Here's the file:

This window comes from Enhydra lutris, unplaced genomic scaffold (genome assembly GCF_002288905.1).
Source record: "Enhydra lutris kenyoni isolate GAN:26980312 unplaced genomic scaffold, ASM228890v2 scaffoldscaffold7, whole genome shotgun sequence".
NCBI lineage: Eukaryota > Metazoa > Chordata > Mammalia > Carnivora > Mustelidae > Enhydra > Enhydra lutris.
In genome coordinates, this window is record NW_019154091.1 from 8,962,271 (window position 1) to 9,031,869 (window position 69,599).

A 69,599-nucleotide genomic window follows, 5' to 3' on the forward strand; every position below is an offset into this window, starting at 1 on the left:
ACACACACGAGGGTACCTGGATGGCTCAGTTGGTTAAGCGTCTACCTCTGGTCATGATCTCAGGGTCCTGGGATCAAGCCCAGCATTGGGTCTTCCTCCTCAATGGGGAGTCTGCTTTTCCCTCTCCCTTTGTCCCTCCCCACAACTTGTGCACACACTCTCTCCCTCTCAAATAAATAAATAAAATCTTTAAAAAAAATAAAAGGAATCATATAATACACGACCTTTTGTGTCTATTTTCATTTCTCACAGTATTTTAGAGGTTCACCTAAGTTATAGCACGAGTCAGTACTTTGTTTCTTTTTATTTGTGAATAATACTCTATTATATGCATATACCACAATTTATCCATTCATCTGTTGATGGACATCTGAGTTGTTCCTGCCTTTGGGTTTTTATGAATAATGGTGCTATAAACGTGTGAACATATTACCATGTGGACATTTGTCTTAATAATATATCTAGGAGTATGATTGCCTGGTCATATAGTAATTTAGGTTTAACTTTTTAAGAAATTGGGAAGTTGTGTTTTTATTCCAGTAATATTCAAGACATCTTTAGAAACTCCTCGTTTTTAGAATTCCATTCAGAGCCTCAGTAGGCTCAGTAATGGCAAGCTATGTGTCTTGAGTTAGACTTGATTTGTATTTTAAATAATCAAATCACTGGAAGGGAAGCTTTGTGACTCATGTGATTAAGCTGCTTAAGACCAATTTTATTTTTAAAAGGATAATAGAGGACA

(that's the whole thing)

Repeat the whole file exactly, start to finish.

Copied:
This window comes from Enhydra lutris, unplaced genomic scaffold (genome assembly GCF_002288905.1).
Source record: "Enhydra lutris kenyoni isolate GAN:26980312 unplaced genomic scaffold, ASM228890v2 scaffoldscaffold7, whole genome shotgun sequence".
NCBI lineage: Eukaryota > Metazoa > Chordata > Mammalia > Carnivora > Mustelidae > Enhydra > Enhydra lutris.
In genome coordinates, this window is record NW_019154091.1 from 8,962,271 (window position 1) to 9,031,869 (window position 69,599).

A 69,599-nucleotide genomic window follows, 5' to 3' on the forward strand; every position below is an offset into this window, starting at 1 on the left:
ACACACACGAGGGTACCTGGATGGCTCAGTTGGTTAAGCGTCTACCTCTGGTCATGATCTCAGGGTCCTGGGATCAAGCCCAGCATTGGGTCTTCCTCCTCAATGGGGAGTCTGCTTTTCCCTCTCCCTTTGTCCCTCCCCACAACTTGTGCACACACTCTCTCCCTCTCAAATAAATAAATAAAATCTTTAAAAAAAATAAAAGGAATCATATAATACACGACCTTTTGTGTCTATTTTCATTTCTCACAGTATTTTAGAGGTTCACCTAAGTTATAGCACGAGTCAGTACTTTGTTTCTTTTTATTTGTGAATAATACTCTATTATATGCATATACCACAATTTATCCATTCATCTGTTGATGGACATCTGAGTTGTTCCTGCCTTTGGGTTTTTATGAATAATGGTGCTATAAACGTGTGAACATATTACCATGTGGACATTTGTCTTAATAATATATCTAGGAGTATGATTGCCTGGTCATATAGTAATTTAGGTTTAACTTTTTAAGAAATTGGGAAGTTGTGTTTTTATTCCAGTAATATTCAAGACATCTTTAGAAACTCCTCGTTTTTAGAATTCCATTCAGAGCCTCAGTAGGCTCAGTAATGGCAAGCTATGTGTCTTGAGTTAGACTTGATTTGTATTTTAAATAATCAAATCACTGGAAGGGAAGCTTTGTGACTCATGTGATTAAGCTGCTTAAGACCAATTTTATTTTTAAAAGGATAATAGAGGACA